Monday, January 28, 2019

Book Review: The First Time I Rode a Freight Train & other hitchhiking stories

This is an email I received today from someone who gave me a ride a couple of times in Montana:

Hi Tim,

I picked up a copy of The First Time I Rode a Freight Train & Other Hitchhiking Stories at the Bitterroot Library [Hamilton, Montana] and just finished reading it. I feel like I know you quite well now, just from this account of what a few years on the road looked like for you.

One of my favorite chapters was "A Christmas Story or Junked Cars Can Be Beautiful". I actually read that just a few days before Christmas and it gave me a feeling that the Christmas story lives on in forms less obvious. In general, I really liked the meaning that you gave to roads, cars, and the people that drive them. As a car enthusiast myself, I have always loved wrenching and driving. I think I mentioned to you one of the times I picked you up that a few friends and I race an old BMW that we work on together. Likewise, searching for secluded, twisting backroads to really let our cars stretch their legs on and hug some corners has always been a special pastime with that same group of friends. Roads, cars, and the people that drive them have been important in my life, too; it was striking to see the completely different meaning that these things have in your life.

Also, in reading your book, I’ve given a lot of thought as to where God is trying to lead me. I believe that one can be led by the Spirit, even if not physically moving in a nomadic sense. I’ve had a lot of questions in my mind regarding the next step in my life - medical school. I applied to both M.D. and D.O. programs, but am struggling with a myriad of issues concerning which degree I should pursue. It wasn’t until I was nearly done with your book that I started to ask where God wants me to be. I am seeking His counsel.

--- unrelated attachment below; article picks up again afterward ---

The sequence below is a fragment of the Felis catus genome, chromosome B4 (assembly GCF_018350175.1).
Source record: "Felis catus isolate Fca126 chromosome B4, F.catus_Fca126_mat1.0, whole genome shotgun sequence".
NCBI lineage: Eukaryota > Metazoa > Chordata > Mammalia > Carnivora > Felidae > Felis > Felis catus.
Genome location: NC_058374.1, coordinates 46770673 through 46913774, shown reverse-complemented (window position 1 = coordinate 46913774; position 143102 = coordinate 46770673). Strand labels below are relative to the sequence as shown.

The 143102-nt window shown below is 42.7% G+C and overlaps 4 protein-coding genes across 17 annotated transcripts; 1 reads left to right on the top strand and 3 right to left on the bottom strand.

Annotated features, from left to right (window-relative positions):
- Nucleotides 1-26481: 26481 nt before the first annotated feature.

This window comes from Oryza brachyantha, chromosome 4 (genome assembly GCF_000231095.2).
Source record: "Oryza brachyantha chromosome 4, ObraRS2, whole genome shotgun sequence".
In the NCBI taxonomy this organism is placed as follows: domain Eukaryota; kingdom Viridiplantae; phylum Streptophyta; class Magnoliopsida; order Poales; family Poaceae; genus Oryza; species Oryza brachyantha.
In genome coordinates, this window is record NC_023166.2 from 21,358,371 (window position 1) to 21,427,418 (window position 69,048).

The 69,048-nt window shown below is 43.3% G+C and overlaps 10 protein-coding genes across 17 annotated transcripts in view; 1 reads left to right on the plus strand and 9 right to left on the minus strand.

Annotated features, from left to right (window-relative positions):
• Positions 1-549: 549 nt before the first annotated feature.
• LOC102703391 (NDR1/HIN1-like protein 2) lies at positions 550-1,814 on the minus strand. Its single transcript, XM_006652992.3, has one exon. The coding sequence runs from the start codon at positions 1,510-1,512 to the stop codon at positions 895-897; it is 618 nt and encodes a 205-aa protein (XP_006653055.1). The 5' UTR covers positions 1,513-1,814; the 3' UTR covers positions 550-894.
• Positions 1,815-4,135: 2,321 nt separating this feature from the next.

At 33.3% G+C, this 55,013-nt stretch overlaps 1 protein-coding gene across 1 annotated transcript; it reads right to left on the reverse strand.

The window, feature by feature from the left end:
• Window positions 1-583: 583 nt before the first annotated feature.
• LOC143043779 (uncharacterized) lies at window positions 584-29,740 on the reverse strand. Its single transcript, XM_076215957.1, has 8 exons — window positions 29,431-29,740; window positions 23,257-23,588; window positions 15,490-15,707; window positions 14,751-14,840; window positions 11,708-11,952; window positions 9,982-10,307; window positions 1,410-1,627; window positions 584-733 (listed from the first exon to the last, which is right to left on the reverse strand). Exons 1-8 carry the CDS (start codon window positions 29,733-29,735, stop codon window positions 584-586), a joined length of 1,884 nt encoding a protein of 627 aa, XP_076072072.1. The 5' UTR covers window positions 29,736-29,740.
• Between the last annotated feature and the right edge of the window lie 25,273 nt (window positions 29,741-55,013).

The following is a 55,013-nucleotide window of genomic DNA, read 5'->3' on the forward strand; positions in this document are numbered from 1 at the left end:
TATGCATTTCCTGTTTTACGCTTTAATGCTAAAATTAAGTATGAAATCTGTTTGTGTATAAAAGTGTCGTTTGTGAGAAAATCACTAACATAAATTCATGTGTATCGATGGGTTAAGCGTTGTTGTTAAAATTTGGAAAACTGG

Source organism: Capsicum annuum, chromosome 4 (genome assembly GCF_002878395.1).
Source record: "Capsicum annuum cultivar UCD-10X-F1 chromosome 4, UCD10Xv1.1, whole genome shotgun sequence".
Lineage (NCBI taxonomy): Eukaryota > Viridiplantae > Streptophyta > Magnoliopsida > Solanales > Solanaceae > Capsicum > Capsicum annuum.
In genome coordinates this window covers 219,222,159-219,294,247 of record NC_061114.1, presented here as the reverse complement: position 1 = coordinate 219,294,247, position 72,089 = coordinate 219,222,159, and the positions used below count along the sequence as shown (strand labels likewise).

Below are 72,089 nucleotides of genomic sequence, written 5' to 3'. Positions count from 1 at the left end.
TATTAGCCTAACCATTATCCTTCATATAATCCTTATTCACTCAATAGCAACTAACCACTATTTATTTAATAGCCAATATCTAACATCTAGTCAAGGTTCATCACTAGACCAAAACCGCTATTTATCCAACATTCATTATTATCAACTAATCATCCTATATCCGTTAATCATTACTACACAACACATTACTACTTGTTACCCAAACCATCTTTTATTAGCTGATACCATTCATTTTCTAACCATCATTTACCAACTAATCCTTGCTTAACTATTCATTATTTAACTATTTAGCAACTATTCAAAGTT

--Alek Wood

Wednesday, January 2, 2019

Cicero: "The traitor is the plague"

This is from the blog Dover Beach:

“A nation can survive its fools, and even the ambitious. But it cannot survive treason from within. An enemy at the gates is less formidable, for he is known and carries his banner openly. But the traitor moves amongst those within the gate freely, his sly whispers rustling through…all the alleys, heard in the very halls of government itself.

"For the traitor appears not a traitor; he speaks in accents familiar to his victims, and he wears their face and their arguments, he appeals to the baseness that lies deep in the hearts of all men. He rots the soul of a nation, he works secretly and unknown in the night to undermine the pillars of the city, he infects the body politic so that it can no longer resist. A murderer is less to fear. The traitor is the plague.” 

--Marcus Tullius Cicero 

TREACHERY:  John McCain & Ruth Bader Ginsburg
Conspiring Against President Trump
Fifty Cubits High